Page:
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Thanks to the generous donations of ABURY Foundation supporters, the children of the Berber village of Douar Anzal are starting the 2016 school year with a colourful backpack. The #givebackPACKS initiative, launched via BETTERPLACE.ORG in 2015, is bringing smiles to the faces of 30 happy and proud schoolchildren and helping them on their way to a hopeful future.


Are we slowly merging into a global identity that erodes our unique and beautiful cultural differences? How do these changes affect our future and the future of our generations? These questions are buzzing through Andrea's head when she comes to Marrakech in 2008. For Andrea, each handmade Berber bag is a symbol of Morocco's cultural heritage that seemed to be lost to consumerism - each a small piece of cultural identity that is no longer valued. This is how the art project "Pass on the Flame", which will be exhibited at the MARRAKECH BIENNALE in 2016, is born. Andrea wants to know what modern, young artists think about it today. She starts a cooperation with MB6 STREET ARTISTS and Vestalia Chilton, founder and director of Kensington + Chelsea Art Week. Six street artists will receive a Berberbag along with a letter from Andrea and the questions above. The artists are asked to work on the bags and to present their thoughts on the topic of cultural identity in the future - "passing on the flame", so to speak. In this way, six extraordinary individual pieces will be created, which will first be exhibited and then auctioned off for the benefit of the ABURY Foundation. The artists will also come to Douar Anzal and transform the school into a work of art.

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When top model and designer Eva Padberg and Andrea Bury met by chance through a mutual friend, one thing was immediately clear: they share the view that fashion should be ethically produced. And so Eva accepts Andrea's invitation to see the work of the ABURY Foundation on site: "When I bring Eva to our school, everyone is beside themselves, children and adults alike. Eva inspires everyone with her way of approaching people." And so a village festival is soon underway. There is a lot of singing, laughing, dancing, eating and talking. "That is our goal, to promote exchange and understanding," says Andrea Bury happily.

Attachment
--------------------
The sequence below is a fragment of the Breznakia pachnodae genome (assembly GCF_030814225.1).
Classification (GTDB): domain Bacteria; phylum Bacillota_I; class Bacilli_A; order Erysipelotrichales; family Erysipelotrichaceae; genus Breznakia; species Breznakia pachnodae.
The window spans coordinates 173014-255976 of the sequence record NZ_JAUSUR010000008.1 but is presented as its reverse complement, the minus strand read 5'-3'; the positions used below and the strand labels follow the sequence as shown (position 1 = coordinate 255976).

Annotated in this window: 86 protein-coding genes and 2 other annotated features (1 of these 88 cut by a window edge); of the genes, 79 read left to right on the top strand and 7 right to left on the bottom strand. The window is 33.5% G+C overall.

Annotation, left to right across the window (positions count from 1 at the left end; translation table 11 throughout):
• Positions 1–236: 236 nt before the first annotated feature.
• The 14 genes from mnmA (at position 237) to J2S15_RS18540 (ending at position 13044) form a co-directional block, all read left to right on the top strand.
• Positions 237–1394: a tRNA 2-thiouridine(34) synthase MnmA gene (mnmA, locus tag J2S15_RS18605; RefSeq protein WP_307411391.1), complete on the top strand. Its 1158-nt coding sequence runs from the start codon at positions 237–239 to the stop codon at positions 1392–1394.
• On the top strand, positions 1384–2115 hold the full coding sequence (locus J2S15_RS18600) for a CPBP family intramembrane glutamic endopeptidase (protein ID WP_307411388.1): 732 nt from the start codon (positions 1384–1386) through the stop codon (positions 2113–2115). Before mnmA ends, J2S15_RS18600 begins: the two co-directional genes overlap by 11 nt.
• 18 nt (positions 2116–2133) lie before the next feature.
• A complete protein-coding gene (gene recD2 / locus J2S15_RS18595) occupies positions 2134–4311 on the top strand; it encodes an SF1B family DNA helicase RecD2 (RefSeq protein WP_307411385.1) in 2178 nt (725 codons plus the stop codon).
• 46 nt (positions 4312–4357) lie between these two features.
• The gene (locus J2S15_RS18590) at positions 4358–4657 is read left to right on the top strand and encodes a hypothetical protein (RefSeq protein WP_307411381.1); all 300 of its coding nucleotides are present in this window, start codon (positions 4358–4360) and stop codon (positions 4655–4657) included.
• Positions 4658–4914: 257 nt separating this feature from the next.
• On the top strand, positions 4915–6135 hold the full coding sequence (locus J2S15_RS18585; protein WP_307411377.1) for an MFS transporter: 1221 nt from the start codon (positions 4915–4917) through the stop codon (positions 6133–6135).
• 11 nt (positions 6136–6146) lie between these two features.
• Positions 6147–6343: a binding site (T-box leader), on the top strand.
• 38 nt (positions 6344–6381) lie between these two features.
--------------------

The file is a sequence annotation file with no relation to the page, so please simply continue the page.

The schoolchildren in Douar Anzal are amazed: visitors normally come to the village by car and have previously been on a plane to travel to Morocco - not so Marcus Lehman, a sports therapist from Berlin, who is cycling the whole distance within six weeks to collect donations for the children of the village on the way. His goal is to build a sports field and integrate sports lessons into the school curriculum. To achieve this goal, he even teaches the teacher, Lahcen Ididi. But Marcus has even more in his luggage: in addition to lots of good humour and ideas for fun in sports, he also brings the children sports equipment and clothing. And one thing is for sure: in the jerseys with badges of well-known teams like the French first division team Paris St. Germain, the proud children feel like the football stars of tomorrow - after all, football plays a big role in Morocco. Motivation enough to integrate sport into their everyday lives. "Besides training children, we also take care of their health, of course," says Andrea Bury.



The weaving of Berber carpets has a long tradition in Morocco, passed down through the generations. For as long as they can remember, the women of Douar Anzal have also been making hand-woven carpets. They are excited about the idea of using their skills to start their own small business and become self-sufficient and independent. No sooner said than done: the ABURY Foundation finds a partner in the German designer Dorothee Schumacher, who supports the women of Douar Anzal not only with her expertise but also with a donation for a weaving frame. Her designs are transformed by the Moroccan women into beautiful, traditionally hand-woven Berber carpets, which henceforth adorn Dorothee Schumacher's showrooms. A great advertisement for the sale of these high-quality Moroccan handicraft products.